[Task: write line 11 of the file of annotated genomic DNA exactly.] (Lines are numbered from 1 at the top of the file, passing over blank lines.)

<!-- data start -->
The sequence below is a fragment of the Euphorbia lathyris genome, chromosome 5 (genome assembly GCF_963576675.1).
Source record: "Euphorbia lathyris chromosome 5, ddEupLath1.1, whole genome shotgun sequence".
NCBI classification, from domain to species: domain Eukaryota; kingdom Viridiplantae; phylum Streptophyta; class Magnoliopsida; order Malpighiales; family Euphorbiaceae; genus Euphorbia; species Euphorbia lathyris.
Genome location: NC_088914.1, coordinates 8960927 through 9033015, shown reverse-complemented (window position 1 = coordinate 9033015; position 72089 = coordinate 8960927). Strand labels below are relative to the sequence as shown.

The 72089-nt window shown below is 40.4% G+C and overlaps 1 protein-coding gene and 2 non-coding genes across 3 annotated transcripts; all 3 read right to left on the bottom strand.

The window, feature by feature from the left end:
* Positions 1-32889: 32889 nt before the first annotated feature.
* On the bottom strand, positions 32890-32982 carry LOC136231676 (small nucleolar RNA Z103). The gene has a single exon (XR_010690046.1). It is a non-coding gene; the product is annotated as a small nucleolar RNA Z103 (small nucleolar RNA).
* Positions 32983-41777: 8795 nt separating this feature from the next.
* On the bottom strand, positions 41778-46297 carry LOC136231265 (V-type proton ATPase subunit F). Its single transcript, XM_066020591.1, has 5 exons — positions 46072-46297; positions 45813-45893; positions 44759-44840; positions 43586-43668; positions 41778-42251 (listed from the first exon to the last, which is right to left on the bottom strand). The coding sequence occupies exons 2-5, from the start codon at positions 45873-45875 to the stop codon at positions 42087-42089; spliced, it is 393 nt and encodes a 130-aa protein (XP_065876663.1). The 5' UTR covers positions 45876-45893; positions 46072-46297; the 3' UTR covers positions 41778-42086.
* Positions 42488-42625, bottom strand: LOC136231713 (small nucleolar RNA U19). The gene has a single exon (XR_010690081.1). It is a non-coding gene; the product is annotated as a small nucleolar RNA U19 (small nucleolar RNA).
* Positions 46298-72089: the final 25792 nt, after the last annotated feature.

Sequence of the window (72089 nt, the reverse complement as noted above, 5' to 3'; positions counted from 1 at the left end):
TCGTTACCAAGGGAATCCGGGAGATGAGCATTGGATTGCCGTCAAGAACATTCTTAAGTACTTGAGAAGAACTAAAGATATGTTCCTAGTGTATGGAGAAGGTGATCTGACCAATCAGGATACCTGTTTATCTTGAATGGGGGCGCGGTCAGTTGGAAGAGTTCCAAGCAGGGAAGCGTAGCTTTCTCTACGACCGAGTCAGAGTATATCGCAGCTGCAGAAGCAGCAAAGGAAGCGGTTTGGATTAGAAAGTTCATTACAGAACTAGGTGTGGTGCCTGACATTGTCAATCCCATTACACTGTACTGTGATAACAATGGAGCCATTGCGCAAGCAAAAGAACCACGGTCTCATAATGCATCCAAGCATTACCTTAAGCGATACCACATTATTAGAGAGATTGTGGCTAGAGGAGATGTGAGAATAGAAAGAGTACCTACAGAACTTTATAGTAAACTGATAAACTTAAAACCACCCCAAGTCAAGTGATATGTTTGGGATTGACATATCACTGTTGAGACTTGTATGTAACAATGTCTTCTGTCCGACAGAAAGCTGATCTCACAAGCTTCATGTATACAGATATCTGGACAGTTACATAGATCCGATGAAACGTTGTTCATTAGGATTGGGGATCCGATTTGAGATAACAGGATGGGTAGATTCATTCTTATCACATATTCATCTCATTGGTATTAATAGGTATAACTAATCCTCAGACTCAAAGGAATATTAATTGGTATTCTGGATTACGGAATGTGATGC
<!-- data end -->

* Positions 42488-42625, bottom strand: LOC136231713 (small nucleolar RNA U19). The gene has a single exon (XR_010690081.1). It is a non-coding gene; the product is annotated as a small nucleolar RNA U19 (small nucleolar RNA).